mon 28/11/2022

Kristian Bezuidenhout, Freiburg Baroque Orchestra, Wigmore Hall review - fires of London | reviews, news & interviews

Kristian Bezuidenhout, Freiburg Baroque Orchestra, Wigmore Hall review - fires of London

Kristian Bezuidenhout, Freiburg Baroque Orchestra, Wigmore Hall review - fires of London

Uplifting Purcell and Handel in expert German (and Australian) hands

Black Forest delights: the Freiburg Baroque Orchestra©Foppe Schut

A dream pairing of the Freiburg Baroque Orchestra and early-keyboard wizard Kristian Bezuidenhout marked St Cecilia’s Day at the Wigmore Hall with a programme that celebrated music made not in the Black Forest but beside the Thames.

Both halves of their concert matched works by Purcell with the fruits of Handel’s early years in London. The German period-instrument stars, with a gifted group of home-grown singers, were directed from the harpsichord (and Baroque organ) by the South African-born Australian fortepianist. Together, they managed to make a cosmopolitan case for musical continuity in the capital as centuries and dynasties changed. 

Thanks in part to the high-level consistency of the ensembles (vocal and instrumental) in all these works, we heard the pioneer Purcell handing on his baton to the multi-talented German incomer. The acclaimed Freiburg band can put on a more spectacular, pyrotechnic show than last night's performance. Here, though, they mostly sought a calmer mood of rich mellow beauty and restrained power, anchored in the full-toned, crisply marshalled strings and garnished with an array of distinctive voices, singing together as a solid team.The singers – sopranos Grace Davidson and Rachel Redmond (pictured above), alto Alexander Chance, tenors Samuel Boden and Hugo Hymas, bass David Shipley – stood behind the players and Bezuidenhout as he led the ensemble and supplied the continuo. In the Wigmore’s accommodating acoustic, the voices seldom sounded distant or muffled; but a little front-stage action would not have gone amiss.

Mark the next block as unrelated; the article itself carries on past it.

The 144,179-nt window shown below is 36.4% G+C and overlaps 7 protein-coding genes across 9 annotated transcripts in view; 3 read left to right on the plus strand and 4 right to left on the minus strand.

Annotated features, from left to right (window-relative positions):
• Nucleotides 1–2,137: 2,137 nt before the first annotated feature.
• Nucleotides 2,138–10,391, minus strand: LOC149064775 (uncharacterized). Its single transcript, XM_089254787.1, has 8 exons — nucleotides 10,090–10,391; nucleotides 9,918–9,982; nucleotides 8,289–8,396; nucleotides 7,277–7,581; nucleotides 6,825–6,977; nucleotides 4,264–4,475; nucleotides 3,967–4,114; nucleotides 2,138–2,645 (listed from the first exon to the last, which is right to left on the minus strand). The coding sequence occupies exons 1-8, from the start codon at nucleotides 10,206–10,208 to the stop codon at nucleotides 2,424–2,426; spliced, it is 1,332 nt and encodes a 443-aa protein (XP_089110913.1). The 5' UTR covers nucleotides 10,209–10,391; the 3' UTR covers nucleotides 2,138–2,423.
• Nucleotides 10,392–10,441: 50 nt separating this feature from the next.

In “Welcome to all the pleasures”, Purcell’s 1683 ode for St Cecilia’s Day, the overture announced the heft, depth and tautness of the Freiburg strings, led by concertmaster Péter Barczi. Here, and later on, Chance – at the top of the scores – and Shipley – at their base – delivered plenty of flavourful, idiomatic singing, packed with character and colour sustaind through long, firm lines. After a couple of short string morsels from Purcell’s dramas, his “Hosanna in the highest” – with its pulsing ground bass – again offered Shipley and Chance a platform for some invigorating vocal drama, as the airy glitter of the high voice theatrically joins the earthy grandeur of the low. Purcell’s G minor “Chacony”, among the earliest of his mighty, ominous bass figures, led into Handel’s sixth Chandos Anthem, “As pants the hart”. It gave soprano and tenor parts (Hymas and Redmond) their own place in the limelight, with crisp, tight diction and balanced, burnished tones. Ann-Kathrin Brüggeman’s tender, keening oboe made the first of the Freiburg woods’ many savoury contributions to the orchestral mix. The voices gripped and soared, even if Bezuidenhout (pictured above by Marco Borggreve) rather blocked the view. On the whole, his alert direction and continuo playing saw this multi-keyboard virtuoso take on an ego-free supporting role throughout. Still, the impressive band of singers he gathered might have been seen more prominently, rather than just pleasurably heard.

Bezuidenhout’s art as an arranger found an outlet in his orchestral expansion of Handel’s Trio Sonata in G Op. 5, with its borrowings of stand-out pieces from Athalia and Radamisto. We could appreciate the rounded, driving, grounded Freiburg sound in all its depth and sheen, the sturdy but refined violins and violas offset by warmly expressive cellos and powerhouse basses. The evening closed with a showcase for the entire company, singers and players alike. Purcell’s “Who can from joy refrain?” was written as a birthday ode for the young Duke of Gloucester – Princess, later Queen, Anne’s son – in 1695: an audible forerunner of Handel’s show-off excursions into the royal-anniversary genre. The “pleasing, shining, wondrous day” of Nahum Tate’s rather overblown text surged and crested in sparkling waves of harmony that made these half-dozen singers sound like a belting crowd. Jaroslav Rouček’s natural trumpet danced deftly, even cheekily, along its exposed wire of high-risk obbligatos as lutenist Ulrik Gaston Larsen added his telling, delicate touches of colour. 

If Chance’s sculpted, sensuous alto lines threatened again to steal the show, the lustrous soprano duo of Davidson and Redmond more than held their own in a closing chaconne where everyone, singers and players, can dazzle in their turn. Such a little princeling (the Duke would die aged 11); but such magnificent music, performed by the Freiburgers and friends with poise, flair and conviction. On occasions like this, Purcell’s loss aged 36 can feel just as calamitous as Mozart’s. 

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